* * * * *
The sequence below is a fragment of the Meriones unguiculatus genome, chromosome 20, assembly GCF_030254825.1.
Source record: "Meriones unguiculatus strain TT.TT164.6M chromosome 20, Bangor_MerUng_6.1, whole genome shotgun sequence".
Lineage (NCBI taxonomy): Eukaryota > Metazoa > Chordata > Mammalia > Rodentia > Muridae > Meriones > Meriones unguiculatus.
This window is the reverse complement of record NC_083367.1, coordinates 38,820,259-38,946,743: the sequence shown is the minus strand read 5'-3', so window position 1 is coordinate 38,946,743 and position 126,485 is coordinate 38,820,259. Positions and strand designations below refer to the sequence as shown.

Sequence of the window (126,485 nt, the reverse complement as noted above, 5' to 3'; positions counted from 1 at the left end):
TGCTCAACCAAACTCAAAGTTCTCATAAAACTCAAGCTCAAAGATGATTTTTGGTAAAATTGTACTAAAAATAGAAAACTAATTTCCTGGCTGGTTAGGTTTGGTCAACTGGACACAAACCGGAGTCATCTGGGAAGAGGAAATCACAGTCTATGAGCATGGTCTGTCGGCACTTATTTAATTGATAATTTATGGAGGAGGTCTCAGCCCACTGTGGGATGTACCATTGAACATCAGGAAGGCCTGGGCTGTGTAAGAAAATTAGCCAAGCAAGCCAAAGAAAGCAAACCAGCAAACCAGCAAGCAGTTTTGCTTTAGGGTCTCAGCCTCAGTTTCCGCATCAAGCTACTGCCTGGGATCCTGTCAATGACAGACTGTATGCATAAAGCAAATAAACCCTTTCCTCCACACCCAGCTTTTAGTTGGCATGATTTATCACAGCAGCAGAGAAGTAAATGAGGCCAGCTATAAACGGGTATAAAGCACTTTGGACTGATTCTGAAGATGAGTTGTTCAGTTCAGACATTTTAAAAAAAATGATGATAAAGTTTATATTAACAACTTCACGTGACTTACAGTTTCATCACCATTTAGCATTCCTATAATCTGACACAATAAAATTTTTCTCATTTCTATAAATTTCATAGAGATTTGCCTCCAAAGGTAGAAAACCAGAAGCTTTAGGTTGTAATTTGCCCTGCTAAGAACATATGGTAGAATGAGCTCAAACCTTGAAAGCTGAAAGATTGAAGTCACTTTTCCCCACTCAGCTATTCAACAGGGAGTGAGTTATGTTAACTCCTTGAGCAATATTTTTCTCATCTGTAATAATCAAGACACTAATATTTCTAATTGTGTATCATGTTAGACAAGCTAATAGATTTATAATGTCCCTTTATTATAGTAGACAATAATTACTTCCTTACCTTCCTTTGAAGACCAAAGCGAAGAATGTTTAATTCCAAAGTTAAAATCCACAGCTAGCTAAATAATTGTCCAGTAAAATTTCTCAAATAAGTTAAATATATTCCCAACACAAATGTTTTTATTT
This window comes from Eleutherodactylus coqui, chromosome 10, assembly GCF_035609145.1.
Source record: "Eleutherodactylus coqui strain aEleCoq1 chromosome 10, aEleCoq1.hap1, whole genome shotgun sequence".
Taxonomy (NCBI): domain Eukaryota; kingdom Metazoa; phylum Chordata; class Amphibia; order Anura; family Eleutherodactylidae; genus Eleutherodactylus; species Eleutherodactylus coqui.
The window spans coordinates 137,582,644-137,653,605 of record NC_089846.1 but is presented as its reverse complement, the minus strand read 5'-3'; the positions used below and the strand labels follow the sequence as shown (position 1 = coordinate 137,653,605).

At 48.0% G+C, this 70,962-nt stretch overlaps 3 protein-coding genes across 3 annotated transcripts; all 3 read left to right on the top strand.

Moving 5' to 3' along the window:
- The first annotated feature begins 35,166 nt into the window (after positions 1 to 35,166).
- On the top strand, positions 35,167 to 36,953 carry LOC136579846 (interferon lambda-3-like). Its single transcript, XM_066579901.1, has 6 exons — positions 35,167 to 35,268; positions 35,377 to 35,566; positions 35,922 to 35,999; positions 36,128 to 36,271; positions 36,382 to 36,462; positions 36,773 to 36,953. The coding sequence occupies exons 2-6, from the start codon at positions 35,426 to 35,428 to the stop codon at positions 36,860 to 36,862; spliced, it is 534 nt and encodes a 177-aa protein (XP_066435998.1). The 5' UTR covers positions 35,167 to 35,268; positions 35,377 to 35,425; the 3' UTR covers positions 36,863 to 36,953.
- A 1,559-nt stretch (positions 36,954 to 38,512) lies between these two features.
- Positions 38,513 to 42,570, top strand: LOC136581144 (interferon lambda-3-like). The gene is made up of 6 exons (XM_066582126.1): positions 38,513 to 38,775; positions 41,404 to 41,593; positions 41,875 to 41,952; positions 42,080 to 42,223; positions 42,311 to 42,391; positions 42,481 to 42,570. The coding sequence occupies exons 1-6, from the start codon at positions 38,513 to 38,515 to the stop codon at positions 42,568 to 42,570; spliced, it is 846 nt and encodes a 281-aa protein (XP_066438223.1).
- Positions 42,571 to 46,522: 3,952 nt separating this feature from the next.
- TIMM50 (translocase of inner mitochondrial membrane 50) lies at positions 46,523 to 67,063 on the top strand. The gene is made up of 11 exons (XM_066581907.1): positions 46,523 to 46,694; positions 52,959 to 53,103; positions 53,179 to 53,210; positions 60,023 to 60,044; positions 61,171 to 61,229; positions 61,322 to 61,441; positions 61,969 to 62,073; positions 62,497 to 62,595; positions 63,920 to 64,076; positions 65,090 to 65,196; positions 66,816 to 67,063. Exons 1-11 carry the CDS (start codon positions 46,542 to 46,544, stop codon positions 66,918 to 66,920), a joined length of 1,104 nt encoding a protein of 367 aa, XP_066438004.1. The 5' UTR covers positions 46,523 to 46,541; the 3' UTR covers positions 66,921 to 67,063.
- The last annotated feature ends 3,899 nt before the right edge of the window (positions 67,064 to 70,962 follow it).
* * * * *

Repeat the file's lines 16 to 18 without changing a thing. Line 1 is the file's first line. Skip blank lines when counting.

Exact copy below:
- Positions 38,513 to 42,570, top strand: LOC136581144 (interferon lambda-3-like). The gene is made up of 6 exons (XM_066582126.1): positions 38,513 to 38,775; positions 41,404 to 41,593; positions 41,875 to 41,952; positions 42,080 to 42,223; positions 42,311 to 42,391; positions 42,481 to 42,570. The coding sequence occupies exons 1-6, from the start codon at positions 38,513 to 38,515 to the stop codon at positions 42,568 to 42,570; spliced, it is 846 nt and encodes a 281-aa protein (XP_066438223.1).
- Positions 42,571 to 46,522: 3,952 nt separating this feature from the next.
- TIMM50 (translocase of inner mitochondrial membrane 50) lies at positions 46,523 to 67,063 on the top strand. The gene is made up of 11 exons (XM_066581907.1): positions 46,523 to 46,694; positions 52,959 to 53,103; positions 53,179 to 53,210; positions 60,023 to 60,044; positions 61,171 to 61,229; positions 61,322 to 61,441; positions 61,969 to 62,073; positions 62,497 to 62,595; positions 63,920 to 64,076; positions 65,090 to 65,196; positions 66,816 to 67,063. Exons 1-11 carry the CDS (start codon positions 46,542 to 46,544, stop codon positions 66,918 to 66,920), a joined length of 1,104 nt encoding a protein of 367 aa, XP_066438004.1. The 5' UTR covers positions 46,523 to 46,541; the 3' UTR covers positions 66,921 to 67,063.